When Johnny Cash died I went right out and bought a CD of his music. It carries the subtitle, “A Concert Behind Prison Walls.”
Of course, it includes his famous “Folsom Prison Blues.” But item No. 3 on the disc is the lesser known ballad called “Jacob Green.”
Johnny introduces it with these words: “I’ve learned one thing, that when a man is at rock bottom, when there is no place else he can go except up, that the only thing that is really important in the world to him is that somebody, somewhere cares.”
The song tells the true story of a boy who was arrested for possession one night and prior to being dumped into the holding cell was stripped and shaved by the jailhouse crew. Early the next morning, before he could be brought to arraignment, young Jacob Green hanged himself in shame and despair.
The chorus is haunting: “It happened yesterday and if you turn your head away … it could be somebody that you love that gets done like Jacob Green got done.”
Songs and stories like this come to mind when I contemplate the recent directive of the attorney general of the United States. He sent orders to federal attorneys throughout the land that similar crimes should have similar charges and that convicted felons should receive the maximum penalties.
“Just as the charges a defendant faces should not depend upon the particular prosecutor handling the case,” John Ashcroft writes, “so too the sentence a defendant receives should not depend upon which particular judge presides over the case.”
The first rule is about fairness. “It is important that when the law is broken in Milwaukee, it’s attended by the same consequences as when it’s broken in Denver,” he explains.
He could have illustrated his point with cases in west Kentucky and North Dakota. Recent accidents in each place featured a driver who ignored a stop sign, hit a vehicle and killed another driver. In Kentucky, the driver was charged with murder; in North Dakota, with manslaughter.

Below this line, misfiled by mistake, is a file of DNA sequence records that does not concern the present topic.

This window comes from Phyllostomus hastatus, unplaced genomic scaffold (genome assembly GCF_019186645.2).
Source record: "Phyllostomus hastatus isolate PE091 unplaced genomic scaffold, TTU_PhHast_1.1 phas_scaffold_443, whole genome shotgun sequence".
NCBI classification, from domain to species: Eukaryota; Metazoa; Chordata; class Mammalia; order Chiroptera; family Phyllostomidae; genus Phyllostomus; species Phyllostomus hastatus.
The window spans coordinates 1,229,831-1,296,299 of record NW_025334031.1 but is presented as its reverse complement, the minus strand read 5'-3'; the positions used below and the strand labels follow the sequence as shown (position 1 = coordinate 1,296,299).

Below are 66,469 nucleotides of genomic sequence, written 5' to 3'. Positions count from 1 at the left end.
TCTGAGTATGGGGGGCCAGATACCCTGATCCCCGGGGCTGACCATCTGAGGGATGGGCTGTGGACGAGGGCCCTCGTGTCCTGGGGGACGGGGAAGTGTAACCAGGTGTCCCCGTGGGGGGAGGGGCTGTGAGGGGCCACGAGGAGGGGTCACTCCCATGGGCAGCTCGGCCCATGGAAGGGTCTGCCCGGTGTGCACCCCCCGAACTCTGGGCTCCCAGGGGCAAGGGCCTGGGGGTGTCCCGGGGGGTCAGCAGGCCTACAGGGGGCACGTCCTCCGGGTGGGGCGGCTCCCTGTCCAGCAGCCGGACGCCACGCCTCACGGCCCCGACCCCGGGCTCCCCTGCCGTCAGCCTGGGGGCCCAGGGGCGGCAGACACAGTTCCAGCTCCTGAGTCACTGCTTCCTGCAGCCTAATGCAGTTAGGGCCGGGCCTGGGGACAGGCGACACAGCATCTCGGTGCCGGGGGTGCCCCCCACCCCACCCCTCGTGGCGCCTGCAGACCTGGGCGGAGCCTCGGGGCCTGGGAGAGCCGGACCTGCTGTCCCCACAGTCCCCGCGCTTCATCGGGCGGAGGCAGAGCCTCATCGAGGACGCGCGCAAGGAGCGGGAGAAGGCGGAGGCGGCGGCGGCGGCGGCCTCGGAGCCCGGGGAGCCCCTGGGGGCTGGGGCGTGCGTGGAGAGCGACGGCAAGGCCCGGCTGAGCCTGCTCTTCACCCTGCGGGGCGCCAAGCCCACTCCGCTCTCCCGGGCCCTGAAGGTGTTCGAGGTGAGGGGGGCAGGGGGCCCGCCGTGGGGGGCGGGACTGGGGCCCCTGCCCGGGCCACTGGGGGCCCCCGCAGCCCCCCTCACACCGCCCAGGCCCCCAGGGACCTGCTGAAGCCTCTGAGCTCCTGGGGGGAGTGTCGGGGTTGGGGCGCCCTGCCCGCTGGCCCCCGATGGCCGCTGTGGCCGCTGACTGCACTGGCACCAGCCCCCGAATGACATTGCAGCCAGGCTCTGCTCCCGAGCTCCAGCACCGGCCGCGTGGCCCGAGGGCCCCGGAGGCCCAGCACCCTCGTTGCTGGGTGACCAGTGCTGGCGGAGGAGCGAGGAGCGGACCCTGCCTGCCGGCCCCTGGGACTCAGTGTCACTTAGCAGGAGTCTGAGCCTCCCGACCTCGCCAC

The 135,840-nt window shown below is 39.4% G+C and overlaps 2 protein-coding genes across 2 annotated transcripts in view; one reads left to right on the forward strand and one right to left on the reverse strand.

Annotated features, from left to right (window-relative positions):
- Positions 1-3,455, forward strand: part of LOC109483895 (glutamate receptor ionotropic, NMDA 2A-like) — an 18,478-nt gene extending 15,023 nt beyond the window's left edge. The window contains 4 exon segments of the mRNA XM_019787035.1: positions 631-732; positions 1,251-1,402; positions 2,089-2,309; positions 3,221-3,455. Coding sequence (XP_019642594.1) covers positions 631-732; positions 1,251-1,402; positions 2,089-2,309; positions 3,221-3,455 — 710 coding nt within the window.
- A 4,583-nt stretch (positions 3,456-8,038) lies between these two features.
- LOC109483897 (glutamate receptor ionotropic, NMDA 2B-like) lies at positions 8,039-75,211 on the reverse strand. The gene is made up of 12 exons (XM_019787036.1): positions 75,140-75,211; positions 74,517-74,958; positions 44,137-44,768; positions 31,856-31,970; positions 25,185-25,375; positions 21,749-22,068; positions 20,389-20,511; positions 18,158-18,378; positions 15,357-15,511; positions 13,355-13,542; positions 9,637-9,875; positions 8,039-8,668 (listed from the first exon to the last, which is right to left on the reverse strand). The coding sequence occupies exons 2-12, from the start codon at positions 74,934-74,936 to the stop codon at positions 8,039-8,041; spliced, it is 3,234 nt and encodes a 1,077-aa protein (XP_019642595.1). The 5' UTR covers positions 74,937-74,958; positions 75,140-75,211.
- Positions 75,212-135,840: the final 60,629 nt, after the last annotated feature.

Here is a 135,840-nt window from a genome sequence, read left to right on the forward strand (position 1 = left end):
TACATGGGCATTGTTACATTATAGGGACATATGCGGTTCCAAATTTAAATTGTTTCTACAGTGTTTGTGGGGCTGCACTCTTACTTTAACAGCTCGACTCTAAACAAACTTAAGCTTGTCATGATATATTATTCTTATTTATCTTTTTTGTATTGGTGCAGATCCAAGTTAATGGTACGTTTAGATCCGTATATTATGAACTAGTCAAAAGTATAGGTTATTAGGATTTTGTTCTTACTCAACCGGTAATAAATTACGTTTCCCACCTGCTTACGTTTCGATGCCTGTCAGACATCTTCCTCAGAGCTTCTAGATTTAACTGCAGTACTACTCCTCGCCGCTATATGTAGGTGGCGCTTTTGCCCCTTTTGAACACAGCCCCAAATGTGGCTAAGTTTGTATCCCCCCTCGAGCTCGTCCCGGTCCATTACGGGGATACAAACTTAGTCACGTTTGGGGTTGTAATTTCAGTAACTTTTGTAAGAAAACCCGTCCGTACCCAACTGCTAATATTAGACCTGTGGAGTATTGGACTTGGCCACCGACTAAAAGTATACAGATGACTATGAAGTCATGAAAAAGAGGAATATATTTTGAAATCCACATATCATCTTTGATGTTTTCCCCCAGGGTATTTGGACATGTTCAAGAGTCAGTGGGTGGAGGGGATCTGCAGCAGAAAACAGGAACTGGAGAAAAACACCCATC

What is the difference?
The driver in Kentucky is a young black male with no criminal or traffic record. Prosecutor, judge and jury were all white. He was found guilty.
The driver in Dakota was the former governor of the state, now a U.S. representative in Washington. He has a long history of traffic violations. A trial date has not been set.
While these two cases are state procedures and therefore do not involve federal attorneys, they do illustrate why our judicial system needs an infusion of fairness. If Ashcroft’s first rule helps address such inequity it is a good thing.
But his second is not about fairness, it is about meanness.
In his memo, Ashcroft orders all attorneys general to charge defendants with maximum crimes and seek maximum penalties. It denigrates judges who give lenient sentences and directs prosecutors to avoid plea bargains that allow criminals to serve less time than possible.
This harsh attitude toward those convicted of crimes fails to acknowledge the role of race, poverty, prejudice, power and mental illness in judicial proceedings.
Already the United States, among all nations in the Free World, has the largest percentage of its population either incarcerated, probated or paroled. Apparently, Ashcroft wants to make sure we do not surrender this distinction to some country whose prosecutors and judges are as quick to “love mercy” as they are to “do justice.” (See Micah 6:8.)
I for one am just glad these new rules were not in effect in the spring of 2001.
The federal judge who sentenced my son had options: from 92 months to 115 months. After rejecting our plea for “diminished capacity” he tempered his justice with the right amount of mercy and issued his order for the minimum.
Seven-plus years is a long time for a father to wait for a son or a young man to wait for freedom.
But seven years is shorter than 10, and the difference between them will allow the two of us more than 800 days to kick back, put on some Johnny Cash, and meditate on the difference between meanness and mercy.
Dwight Moody is dean of the chapel at Georgetown College in Georgetown, Ky.